Fair play sought for re­trenched workers

Weekend Argus (Saturday Edition) - - FRONT PAGE - STAFF RE­PORTER

THE FairPlay So­cial Sup­port Sum­mit, called to help thou­sands of chicken in­dus­try workers ren­dered job­less by dumped chicken im­ports, will re­sult in col­lab­o­ra­tion be­tween non-profit de­vel­op­ment or­gan­i­sa­tions and the pri­vate sec­tor.

The one-day sum­mit, held in part­ner­ship with the Univer­sity of Jo­han­nes­burg, was fa­cil­i­tated by the FairPlay anti-dump­ing move­ment, which has fo­cused on the im­pact of dumped im­ports, par­tic­u­larly on in­dus­try workers and ru­ral sub­sis­tence chicken farm­ers.

Dumped prod­ucts, sold be­low the cost of pro­duc­tion in the home coun­try, have put the South African chicken in­dus­try into cri­sis, and thou­sands of jobs are at risk.

Dur­ing the sum­mit, a “Cry for Ac­tion” pe­ti­tion was fi­nalised. It will be sent to President Ja­cob Zuma and Trade and In­dus­try Min­is­ter Rob Davies.

The pe­ti­tion, with over 8 000 sig­na­to­ries so far, calls on the gov­ern­ment to act against dump­ing, to recog­nise the mis­ery caused by dump­ing-re­lated job losses, and to act ur­gently in the in­ter­ests of those whose in­comes are at risk.

“This has been a very suc­cess­ful gather­ing and it has ex­ceeded our ex­pec­ta­tions,” said FairPlay founder Fran­cois Baird.

“We set out to­day to ad­dress the plight of the thou­sands of South Africans who have lost their jobs be­cause of dump­ing.

“Each job lost is a fam­ily in mis­ery.

“Most of them have no other means of sup­port, and find­ing new work, es­pe­cially in ru­ral ar­eas, is dif­fi­cult in a coun­try with one of the high­est un­em­ploy­ment rates in the world.

“We came here with a num­ber of im­por­tant ob­jec­tives, and we have achieved them.

“It has been very re­ward­ing to see how peo­ple from across the spec­trum are com­mit­ted to find work­able so­lu­tions to as­sist those most af­fected by dump­ing.”

Baird stressed that the so­lu­tions were not only about money.

They would in­clude re­train­ing of workers and up­lift­ment pro­grammes where hard- hit com­mu­ni­ties could work on in­come- gen­er­at­ing projects. En­ter­prise de­vel­op­ment and sus­tain­able in­come gen­er­a­tion will be a key fo­cus of the sup­port sought.

“FairPlay will serve as a con­duit through which sug­ges­tions and pro­pos­als will be di­rected to the peo­ple who can help, and we call on all South Africans to add their voice – whether they can of­fer a job op­por­tu­nity to a re­trenched worker, a bur­sary or study as­sis­tance to the child of a re­trenched worker; train­ing to reskill workers who have lost jobs or merely to add their name to the Cry for Ac­tion pe­ti­tion – it’s within ev­ery­one’s reach to do some­thing,” said Baird.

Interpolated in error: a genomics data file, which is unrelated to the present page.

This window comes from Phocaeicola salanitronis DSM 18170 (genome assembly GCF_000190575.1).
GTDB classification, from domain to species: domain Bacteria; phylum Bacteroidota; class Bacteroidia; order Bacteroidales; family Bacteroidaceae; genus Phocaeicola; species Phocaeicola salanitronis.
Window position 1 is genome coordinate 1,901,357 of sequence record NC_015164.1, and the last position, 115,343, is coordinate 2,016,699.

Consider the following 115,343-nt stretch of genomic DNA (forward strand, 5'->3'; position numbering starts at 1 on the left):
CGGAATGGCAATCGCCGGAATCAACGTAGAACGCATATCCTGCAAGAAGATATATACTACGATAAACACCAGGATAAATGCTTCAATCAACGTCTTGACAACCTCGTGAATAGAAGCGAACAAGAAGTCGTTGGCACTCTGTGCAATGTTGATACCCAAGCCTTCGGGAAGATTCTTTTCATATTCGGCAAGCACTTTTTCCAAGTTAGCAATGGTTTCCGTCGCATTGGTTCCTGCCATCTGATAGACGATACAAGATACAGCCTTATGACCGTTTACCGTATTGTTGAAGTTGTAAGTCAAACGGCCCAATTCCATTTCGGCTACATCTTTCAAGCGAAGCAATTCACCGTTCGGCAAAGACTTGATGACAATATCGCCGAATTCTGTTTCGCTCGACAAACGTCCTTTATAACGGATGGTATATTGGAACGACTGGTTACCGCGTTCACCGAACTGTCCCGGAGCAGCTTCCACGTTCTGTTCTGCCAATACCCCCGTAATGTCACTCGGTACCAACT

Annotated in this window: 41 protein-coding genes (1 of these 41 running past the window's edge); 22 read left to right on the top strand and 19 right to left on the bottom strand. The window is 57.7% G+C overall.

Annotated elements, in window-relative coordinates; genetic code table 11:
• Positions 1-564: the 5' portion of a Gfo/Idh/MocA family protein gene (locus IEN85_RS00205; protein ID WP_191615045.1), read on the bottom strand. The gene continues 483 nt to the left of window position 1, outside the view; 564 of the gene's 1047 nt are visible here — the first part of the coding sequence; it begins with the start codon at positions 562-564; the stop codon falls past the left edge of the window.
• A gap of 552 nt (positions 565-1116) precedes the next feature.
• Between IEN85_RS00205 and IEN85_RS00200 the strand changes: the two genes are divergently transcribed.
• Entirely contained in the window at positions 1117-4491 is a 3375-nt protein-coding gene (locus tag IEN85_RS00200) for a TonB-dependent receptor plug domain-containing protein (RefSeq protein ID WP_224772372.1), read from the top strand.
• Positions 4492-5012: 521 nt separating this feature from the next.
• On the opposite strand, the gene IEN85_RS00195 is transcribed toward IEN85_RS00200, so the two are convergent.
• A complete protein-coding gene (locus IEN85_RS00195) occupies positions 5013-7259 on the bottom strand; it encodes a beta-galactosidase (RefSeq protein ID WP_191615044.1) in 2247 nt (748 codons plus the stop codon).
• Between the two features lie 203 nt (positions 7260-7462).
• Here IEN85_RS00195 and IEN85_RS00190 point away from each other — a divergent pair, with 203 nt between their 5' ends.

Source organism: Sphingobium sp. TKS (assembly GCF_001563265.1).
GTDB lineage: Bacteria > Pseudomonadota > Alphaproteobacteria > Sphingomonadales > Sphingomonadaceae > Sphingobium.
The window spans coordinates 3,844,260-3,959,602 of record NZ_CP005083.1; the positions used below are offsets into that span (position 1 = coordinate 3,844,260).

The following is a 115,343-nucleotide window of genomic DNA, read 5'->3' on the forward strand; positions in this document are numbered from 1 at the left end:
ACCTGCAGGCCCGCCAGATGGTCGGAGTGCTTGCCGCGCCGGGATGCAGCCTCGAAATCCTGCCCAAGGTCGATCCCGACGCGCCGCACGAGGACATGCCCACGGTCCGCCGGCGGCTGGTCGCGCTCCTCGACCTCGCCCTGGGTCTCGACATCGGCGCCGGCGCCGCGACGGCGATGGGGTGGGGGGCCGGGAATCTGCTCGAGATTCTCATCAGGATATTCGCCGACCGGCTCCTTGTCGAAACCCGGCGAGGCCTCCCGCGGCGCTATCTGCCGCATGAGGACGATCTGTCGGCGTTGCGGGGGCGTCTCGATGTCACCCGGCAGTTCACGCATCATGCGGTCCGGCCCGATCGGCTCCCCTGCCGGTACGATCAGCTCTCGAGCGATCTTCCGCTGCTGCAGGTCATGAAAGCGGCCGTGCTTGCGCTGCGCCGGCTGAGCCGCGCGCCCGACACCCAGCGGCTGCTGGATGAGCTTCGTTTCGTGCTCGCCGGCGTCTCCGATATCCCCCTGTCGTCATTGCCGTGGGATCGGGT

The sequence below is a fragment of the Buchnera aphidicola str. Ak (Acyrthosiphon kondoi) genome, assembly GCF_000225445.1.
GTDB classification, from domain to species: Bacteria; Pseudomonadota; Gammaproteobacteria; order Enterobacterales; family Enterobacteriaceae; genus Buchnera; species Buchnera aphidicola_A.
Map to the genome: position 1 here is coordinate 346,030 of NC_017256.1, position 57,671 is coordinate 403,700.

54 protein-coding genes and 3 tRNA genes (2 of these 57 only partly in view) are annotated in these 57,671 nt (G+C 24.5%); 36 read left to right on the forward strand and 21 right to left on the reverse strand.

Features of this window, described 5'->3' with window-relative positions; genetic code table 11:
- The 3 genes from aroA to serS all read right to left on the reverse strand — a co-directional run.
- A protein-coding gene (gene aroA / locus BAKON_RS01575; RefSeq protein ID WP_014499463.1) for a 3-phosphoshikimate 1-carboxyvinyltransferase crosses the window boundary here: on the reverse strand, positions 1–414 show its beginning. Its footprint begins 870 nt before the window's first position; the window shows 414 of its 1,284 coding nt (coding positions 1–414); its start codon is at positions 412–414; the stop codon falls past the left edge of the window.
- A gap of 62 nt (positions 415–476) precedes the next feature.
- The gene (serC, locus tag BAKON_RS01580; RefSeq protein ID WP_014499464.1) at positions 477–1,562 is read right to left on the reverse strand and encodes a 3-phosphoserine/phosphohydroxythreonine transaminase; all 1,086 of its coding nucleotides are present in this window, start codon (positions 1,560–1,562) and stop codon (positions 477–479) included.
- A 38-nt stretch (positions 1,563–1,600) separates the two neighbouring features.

Ear­lier Baird had opened the sum­mit by em­pha­sis­ing the im­pact of dump­ing on poor peo­ple in South Africa. The key­note ad­dress was de­liv­ered by Jus­tice Richard Gold­stone, an in­ter­na­tional ju­rist and for­mer Con­sti­tu­tional Court judge, who is a FairPlay pa­tron.

He said that the gov­ern­ment should act to pre­vent preda­tory dump­ing, which he de­fined as dumped im­ports de­signed to kill the lo­cal in­dus­try.

“If the facts es­tab­lish preda­tory dump­ing – that the party or par­ties dump­ing have as their mo­tive or one of their mo­tives the de­struc­tion of South African com­peti­tors – then the rule of law and fair play in trade dic­tate that on moral and le­gal grounds ac­tion should be taken.

“It would in­deed be in the in­ter­ests of the gov­ern­ment to take such ac­tion against a prac­tice that is do­ing dam­age to a very im­por­tant in­dus­try and po­ten­tially caus­ing a sig­nif­i­cant loss of em­ploy­ment for thou­sands of workers,” Gold­stone said.

Thokosane Tha­bete, who had worked in the chicken in­dus­try for 30 years be­fore she was re­trenched in Jan­uary, shared with sum­mit at­ten­dees her con­cerns as an un­em­ployed mother who can’t con­tinue to pro­vide an ed­u­ca­tion for her chil­dren.

“My son is now in his first year of ter­tiary ed­u­ca­tion, but with­out a job I can’t pro­vide for him for next year.

“Where will he go? Will he join the young­sters on the street who hang around be­cause they don’t have jobs?”

The spec­tre of crime and drugs in a com­mu­nity that has sud­denly fallen on hard times due to mass re­trench­ments is a real worry for her and her neigh­bours, she said.

Among the plans that emerged from the Sum­mit was an un­der­tak­ing to look into the Con­sumer Pro­tec­tion Act and its pro­vi­sions in terms of food la­belling, as dumped im­ports of­ten end up in shops with­out hav­ing their ori­gins clearly spec­i­fied, which has im­pli­ca­tions for food safety.

In his clos­ing ad­dress, Marthi­nus Stander, chief ex­ec­u­tive of Coun­try Bird, South Africa’s third-largest chicken pro­ducer and an ex­ec­u­tive mem­ber of the SA Poul­try As­so­ci­a­tion, said if bird flu could be con­tained, and with swift and de­ci­sive ac­tion by gov­ern­ment to pre­vent con­tin­ued dump­ing, the South African chicken in­dus­try could grow in­stead of con­tract.

“If gov­ern­ment acts, we can halt or re­duce fu­ture re­trench­ments. The re­al­ity is that the ef­fects of the re­trench­ments that have al­ready taken place will re­main with us.”

Stander said co- or­di­nated ac­tion to help those most af­fected would re­main a pri­or­ity. Thank­ing par­tic­i­pants for their in­put, he told them their work was far from over – “it has only just started.”


Dumped chick­ens have se­ri­ously dam­aged the lo­cal in­dus­try.

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